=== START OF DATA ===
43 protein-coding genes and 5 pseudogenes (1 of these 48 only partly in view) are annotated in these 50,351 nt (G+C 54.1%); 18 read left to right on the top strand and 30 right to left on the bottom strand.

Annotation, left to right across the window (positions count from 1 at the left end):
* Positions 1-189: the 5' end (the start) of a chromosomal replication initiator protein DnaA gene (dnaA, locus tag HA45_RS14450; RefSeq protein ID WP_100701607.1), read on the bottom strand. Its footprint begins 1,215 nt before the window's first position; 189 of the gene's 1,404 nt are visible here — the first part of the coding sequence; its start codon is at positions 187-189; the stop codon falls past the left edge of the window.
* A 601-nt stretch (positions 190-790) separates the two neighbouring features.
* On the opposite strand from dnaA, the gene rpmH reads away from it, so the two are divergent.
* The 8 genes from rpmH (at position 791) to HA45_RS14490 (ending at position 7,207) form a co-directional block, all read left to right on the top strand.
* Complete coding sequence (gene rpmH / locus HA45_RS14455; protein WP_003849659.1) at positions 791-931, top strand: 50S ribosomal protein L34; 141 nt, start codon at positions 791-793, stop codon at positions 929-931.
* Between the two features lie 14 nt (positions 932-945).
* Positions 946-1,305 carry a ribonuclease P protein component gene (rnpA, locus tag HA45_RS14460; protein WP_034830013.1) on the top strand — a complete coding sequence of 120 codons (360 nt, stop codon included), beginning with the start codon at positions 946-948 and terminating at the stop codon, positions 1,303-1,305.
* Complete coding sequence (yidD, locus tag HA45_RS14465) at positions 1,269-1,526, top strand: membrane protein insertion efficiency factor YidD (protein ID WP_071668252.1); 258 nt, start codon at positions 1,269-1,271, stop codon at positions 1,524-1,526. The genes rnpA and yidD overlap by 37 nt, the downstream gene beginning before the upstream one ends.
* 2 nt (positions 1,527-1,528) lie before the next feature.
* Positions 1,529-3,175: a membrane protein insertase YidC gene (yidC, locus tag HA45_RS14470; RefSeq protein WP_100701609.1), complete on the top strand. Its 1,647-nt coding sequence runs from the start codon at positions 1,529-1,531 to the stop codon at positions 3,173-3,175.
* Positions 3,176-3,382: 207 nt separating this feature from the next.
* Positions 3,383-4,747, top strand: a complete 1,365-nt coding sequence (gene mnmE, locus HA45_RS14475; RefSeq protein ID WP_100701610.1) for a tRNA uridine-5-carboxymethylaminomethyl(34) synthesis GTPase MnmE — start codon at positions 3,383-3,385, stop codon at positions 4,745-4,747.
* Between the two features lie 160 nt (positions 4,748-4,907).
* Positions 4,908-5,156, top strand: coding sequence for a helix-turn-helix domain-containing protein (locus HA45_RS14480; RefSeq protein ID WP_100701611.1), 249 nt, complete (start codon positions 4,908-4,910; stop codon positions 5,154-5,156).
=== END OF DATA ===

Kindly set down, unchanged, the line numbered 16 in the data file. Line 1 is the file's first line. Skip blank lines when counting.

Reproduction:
* Positions 4,908-5,156, top strand: coding sequence for a helix-turn-helix domain-containing protein (locus HA45_RS14480; RefSeq protein ID WP_100701611.1), 249 nt, complete (start codon positions 4,908-4,910; stop codon positions 5,154-5,156).